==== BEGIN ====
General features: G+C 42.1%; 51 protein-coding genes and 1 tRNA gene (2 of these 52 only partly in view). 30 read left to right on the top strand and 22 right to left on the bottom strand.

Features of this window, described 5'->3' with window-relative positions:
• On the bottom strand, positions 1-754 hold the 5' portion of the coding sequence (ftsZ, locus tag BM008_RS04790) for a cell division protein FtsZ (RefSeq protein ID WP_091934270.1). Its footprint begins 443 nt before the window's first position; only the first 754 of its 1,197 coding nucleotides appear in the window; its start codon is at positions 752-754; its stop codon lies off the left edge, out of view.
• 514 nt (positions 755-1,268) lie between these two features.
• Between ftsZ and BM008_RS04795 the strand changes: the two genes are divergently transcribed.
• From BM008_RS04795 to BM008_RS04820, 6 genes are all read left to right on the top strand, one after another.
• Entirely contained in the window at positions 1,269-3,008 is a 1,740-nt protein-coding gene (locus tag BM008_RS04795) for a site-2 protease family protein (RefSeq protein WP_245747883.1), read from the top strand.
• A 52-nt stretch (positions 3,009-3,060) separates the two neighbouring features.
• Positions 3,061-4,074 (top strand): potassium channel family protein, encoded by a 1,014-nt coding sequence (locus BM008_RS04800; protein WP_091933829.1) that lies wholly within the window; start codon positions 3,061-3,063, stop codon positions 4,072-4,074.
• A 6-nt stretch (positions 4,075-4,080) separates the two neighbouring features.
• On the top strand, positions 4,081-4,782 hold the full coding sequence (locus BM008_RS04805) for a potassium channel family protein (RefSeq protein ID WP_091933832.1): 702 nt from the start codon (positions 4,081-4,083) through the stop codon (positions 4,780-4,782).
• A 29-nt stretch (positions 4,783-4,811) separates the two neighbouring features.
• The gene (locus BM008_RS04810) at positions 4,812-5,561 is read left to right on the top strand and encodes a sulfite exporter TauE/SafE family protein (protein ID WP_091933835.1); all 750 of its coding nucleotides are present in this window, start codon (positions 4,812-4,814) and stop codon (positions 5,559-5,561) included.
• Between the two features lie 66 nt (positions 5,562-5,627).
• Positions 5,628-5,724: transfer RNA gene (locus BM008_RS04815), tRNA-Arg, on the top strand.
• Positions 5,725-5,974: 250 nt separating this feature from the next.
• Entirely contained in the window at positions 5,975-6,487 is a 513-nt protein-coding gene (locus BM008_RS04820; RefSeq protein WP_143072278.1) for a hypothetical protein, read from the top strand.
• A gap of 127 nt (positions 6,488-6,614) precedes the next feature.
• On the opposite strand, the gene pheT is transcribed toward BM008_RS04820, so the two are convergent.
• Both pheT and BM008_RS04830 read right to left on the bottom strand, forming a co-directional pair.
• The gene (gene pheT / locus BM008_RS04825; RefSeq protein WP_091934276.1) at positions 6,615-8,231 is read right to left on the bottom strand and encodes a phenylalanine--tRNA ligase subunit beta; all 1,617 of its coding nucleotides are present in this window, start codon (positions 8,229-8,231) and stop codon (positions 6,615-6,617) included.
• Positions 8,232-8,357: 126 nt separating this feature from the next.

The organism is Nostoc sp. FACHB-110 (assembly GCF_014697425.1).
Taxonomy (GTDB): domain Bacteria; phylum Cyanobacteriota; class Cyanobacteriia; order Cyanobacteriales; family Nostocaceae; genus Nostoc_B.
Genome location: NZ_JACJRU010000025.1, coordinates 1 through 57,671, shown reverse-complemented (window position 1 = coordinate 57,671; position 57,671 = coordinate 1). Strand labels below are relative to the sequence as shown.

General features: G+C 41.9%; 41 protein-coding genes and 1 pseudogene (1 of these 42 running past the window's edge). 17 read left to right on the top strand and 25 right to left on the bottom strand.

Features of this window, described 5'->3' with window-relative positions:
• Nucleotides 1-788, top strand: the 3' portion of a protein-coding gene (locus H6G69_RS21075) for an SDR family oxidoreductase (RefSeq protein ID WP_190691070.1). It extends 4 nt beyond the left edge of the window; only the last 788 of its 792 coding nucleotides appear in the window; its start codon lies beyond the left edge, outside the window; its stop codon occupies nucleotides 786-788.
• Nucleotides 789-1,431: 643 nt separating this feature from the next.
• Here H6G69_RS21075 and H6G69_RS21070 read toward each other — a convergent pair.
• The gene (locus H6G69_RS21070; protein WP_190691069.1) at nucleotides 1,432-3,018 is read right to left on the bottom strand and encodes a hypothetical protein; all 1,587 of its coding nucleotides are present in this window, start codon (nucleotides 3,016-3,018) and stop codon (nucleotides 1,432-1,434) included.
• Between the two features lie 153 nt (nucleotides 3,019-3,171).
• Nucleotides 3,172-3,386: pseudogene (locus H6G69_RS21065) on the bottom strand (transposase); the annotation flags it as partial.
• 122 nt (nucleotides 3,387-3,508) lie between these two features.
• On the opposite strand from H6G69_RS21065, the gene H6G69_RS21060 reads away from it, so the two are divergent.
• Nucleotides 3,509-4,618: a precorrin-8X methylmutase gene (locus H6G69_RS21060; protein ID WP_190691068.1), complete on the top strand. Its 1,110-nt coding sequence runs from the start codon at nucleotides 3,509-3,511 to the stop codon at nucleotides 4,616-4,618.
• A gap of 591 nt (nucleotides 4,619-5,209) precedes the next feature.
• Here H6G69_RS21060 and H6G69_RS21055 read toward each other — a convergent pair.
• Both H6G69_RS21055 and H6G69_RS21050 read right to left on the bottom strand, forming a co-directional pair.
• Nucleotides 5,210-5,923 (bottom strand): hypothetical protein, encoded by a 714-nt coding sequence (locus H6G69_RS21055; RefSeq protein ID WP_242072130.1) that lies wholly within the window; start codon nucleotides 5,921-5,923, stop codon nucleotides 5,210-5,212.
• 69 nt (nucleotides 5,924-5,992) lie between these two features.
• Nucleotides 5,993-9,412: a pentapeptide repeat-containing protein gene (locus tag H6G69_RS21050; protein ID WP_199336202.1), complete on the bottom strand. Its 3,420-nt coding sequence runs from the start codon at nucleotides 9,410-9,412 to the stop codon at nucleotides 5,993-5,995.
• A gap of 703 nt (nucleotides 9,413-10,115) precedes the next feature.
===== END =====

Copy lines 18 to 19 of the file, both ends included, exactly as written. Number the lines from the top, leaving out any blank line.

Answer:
• A gap of 127 nt (positions 6,488-6,614) precedes the next feature.
• On the opposite strand, the gene pheT is transcribed toward BM008_RS04820, so the two are convergent.